Over recent months, I’ve read numerous articles that have reported that many executives are struggling with ‘Big Data’. In fact, many studies report that upwards of 50-60% of executives say that their firms are weak or struggling when it comes to capturing, analyzing and using the vast volumes of customer data that is within their reach.
Given these reports, I’ve started to wonder about the impact of these struggles and whether, or not, ‘Big Data’ could be a distraction to many firms, particularly when it is labelled a ‘strategic priority’.
Now, to some, that may sound like a heinous thing to say. I’m sorry. But, hear me out.
Before I start, however, let me clear about what I am not saying.
I’m not saying that the amount and type of customer data that is available to firms these days isn’t, potentially, important or very useful.
What I am suggesting, though, is that, if many executives are struggling with the new ‘data’ element of their roles, this big, extra demand on their time could be having a negative impact on their focus on other areas, particularly their focus on delivering a great service and experience to their customers?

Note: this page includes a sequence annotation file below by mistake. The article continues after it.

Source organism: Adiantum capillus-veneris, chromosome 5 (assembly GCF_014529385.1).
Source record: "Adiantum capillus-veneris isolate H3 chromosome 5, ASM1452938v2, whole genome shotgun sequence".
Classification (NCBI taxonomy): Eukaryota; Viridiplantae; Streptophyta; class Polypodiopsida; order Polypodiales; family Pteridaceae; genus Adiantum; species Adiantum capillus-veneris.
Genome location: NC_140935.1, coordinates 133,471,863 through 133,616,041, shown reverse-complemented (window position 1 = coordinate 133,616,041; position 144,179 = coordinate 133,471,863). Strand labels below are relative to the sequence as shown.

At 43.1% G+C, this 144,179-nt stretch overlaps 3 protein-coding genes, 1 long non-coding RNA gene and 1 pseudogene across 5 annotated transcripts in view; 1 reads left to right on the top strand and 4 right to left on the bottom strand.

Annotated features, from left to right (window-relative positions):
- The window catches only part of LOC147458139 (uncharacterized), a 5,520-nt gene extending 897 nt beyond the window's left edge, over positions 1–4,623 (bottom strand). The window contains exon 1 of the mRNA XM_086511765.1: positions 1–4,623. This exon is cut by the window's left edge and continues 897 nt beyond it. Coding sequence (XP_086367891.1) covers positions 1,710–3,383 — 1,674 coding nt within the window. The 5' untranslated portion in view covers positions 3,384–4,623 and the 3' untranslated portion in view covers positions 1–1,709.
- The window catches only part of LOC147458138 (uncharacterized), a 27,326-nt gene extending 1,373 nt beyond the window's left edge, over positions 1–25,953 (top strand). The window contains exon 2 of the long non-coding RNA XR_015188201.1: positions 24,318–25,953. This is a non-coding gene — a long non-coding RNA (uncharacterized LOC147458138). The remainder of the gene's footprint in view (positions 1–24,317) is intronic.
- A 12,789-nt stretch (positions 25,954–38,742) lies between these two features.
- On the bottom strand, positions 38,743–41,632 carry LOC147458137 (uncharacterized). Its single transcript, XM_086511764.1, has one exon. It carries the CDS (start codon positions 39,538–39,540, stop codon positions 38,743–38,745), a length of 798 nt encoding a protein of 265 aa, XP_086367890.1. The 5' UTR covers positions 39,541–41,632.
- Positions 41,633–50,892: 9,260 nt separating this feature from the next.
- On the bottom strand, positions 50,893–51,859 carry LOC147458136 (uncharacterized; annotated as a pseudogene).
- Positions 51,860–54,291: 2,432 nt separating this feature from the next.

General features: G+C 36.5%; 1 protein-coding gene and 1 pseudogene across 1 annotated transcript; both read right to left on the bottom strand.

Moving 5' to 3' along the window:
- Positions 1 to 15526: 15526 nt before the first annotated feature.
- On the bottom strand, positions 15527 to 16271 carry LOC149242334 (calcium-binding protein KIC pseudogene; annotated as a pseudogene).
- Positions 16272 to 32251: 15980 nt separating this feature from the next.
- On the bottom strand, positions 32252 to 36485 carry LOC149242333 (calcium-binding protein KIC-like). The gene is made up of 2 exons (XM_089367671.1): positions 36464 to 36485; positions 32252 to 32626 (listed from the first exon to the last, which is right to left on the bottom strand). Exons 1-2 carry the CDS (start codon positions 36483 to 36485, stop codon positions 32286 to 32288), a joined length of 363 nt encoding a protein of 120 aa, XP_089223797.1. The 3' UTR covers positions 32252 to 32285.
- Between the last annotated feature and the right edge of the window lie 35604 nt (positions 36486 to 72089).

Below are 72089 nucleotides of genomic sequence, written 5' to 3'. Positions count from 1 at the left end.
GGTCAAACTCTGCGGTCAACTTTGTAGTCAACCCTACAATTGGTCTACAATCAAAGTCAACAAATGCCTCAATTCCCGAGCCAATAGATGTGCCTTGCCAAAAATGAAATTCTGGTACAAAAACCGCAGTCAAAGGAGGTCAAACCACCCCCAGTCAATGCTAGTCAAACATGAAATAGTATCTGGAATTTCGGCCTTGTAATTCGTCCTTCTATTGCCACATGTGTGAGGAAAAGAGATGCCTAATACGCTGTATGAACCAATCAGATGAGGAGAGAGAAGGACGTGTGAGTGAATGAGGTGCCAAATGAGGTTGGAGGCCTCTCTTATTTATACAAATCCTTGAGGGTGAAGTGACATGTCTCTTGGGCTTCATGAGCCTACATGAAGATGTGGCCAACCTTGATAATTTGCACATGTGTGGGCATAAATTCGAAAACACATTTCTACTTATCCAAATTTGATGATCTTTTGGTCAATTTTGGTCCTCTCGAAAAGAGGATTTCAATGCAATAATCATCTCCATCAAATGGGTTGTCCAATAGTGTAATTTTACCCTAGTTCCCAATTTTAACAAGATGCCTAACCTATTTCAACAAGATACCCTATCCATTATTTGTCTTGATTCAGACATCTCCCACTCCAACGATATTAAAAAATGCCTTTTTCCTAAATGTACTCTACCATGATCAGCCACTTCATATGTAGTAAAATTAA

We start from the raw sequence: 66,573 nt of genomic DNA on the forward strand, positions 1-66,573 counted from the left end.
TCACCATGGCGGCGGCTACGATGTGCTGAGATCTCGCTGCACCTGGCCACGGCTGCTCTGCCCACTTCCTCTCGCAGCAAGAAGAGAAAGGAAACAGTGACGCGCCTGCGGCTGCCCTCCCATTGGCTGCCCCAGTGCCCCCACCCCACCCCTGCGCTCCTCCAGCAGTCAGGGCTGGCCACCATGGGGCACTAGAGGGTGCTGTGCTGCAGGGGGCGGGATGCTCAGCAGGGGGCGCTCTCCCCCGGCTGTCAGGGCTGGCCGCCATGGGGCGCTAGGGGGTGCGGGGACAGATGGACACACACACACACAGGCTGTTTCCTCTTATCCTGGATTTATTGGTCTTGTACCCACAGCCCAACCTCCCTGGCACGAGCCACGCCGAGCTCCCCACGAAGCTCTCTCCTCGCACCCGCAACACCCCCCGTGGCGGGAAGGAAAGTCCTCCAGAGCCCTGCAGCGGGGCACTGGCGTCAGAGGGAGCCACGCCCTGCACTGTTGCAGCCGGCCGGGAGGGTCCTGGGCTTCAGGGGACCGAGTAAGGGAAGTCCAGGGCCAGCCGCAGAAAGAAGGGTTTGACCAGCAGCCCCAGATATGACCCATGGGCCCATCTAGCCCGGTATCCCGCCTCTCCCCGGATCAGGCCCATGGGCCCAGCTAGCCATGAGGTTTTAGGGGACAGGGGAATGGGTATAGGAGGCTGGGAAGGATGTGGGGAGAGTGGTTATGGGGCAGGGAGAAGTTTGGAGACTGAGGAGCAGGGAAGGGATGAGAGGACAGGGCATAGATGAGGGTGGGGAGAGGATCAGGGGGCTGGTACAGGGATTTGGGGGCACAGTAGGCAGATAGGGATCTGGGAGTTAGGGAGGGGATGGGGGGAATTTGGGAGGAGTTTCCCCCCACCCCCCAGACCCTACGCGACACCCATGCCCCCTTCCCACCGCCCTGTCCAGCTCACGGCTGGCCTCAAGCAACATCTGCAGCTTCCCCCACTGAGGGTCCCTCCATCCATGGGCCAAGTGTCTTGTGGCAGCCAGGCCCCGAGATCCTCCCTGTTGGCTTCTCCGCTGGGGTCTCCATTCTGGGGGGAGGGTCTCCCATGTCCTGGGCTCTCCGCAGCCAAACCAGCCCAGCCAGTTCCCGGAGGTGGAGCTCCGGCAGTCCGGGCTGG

Firms already have a lot to deal with these days if they are to be competitive and remain so:
- The business environment is becoming more and more complex. In recent years, we’ve seen an explosion of channels that customers can use to interact with firms. Each of these new channels requires their own style, content and skills if firms are to thrive in them.
- Skills shortages. We are coming out of a depressed period of economic activity and, whilst employment is going up, many firms don’t seem to be hiring lots of new people to deal with an increasingly complex, demanding and competitive environment. In fact, many report that it’s not that they don’t want to hire new people, but that they are facing difficulties finding the right staff with the right skills to meet these new demands.
- Changing expectations and falling service levels. Customer service levels, levels of satisfaction, retention and loyalty are widely reported to be falling. Whilst some might blame falling standards and priorities at firms for this, others would put this down to rapidly changing expectations of customers. Nevertheless, if customer expectations are changing it’s up to firms to respond to their evolving needs and if they don’t then their customers are unlikely to be happy or loyal.
Taking all of these things into account……more complexity, more work, new skills but a similar number of people to deliver…..Isn’t it only natural that if we add even more into the mix, i.e. harnessing the potential of ‘Big Data’, there is a risk that some things may slip?
We’re only human after all and we can only spin a certain number of plates at any one time.
Big data could be great and could offer huge rewards.
But, many businesses would benefit from asking themselves if the time and effort that they are devoting to their ‘Big Data’ projects is the best use of their skills and limited resources.